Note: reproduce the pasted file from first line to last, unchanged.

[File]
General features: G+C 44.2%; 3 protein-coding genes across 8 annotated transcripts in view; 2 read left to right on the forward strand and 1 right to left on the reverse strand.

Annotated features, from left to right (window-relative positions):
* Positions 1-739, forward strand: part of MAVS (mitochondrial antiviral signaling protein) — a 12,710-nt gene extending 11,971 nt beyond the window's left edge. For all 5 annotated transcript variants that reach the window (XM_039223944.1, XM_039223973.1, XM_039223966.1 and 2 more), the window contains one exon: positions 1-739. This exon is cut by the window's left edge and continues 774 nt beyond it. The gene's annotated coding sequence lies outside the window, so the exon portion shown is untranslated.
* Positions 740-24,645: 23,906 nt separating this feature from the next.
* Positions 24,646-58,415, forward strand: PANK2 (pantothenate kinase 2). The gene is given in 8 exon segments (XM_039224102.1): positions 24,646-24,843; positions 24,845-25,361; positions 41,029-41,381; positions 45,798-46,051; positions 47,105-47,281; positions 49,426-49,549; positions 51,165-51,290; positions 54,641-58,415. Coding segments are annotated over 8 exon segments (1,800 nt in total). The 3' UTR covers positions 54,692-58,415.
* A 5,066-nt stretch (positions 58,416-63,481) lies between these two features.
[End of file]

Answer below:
General features: G+C 44.2%; 3 protein-coding genes across 8 annotated transcripts in view; 2 read left to right on the forward strand and 1 right to left on the reverse strand.

Annotated features, from left to right (window-relative positions):
* Positions 1-739, forward strand: part of MAVS (mitochondrial antiviral signaling protein) — a 12,710-nt gene extending 11,971 nt beyond the window's left edge. For all 5 annotated transcript variants that reach the window (XM_039223944.1, XM_039223973.1, XM_039223966.1 and 2 more), the window contains one exon: positions 1-739. This exon is cut by the window's left edge and continues 774 nt beyond it. The gene's annotated coding sequence lies outside the window, so the exon portion shown is untranslated.
* Positions 740-24,645: 23,906 nt separating this feature from the next.
* Positions 24,646-58,415, forward strand: PANK2 (pantothenate kinase 2). The gene is given in 8 exon segments (XM_039224102.1): positions 24,646-24,843; positions 24,845-25,361; positions 41,029-41,381; positions 45,798-46,051; positions 47,105-47,281; positions 49,426-49,549; positions 51,165-51,290; positions 54,641-58,415. Coding segments are annotated over 8 exon segments (1,800 nt in total). The 3' UTR covers positions 54,692-58,415.
* A 5,066-nt stretch (positions 58,416-63,481) lies between these two features.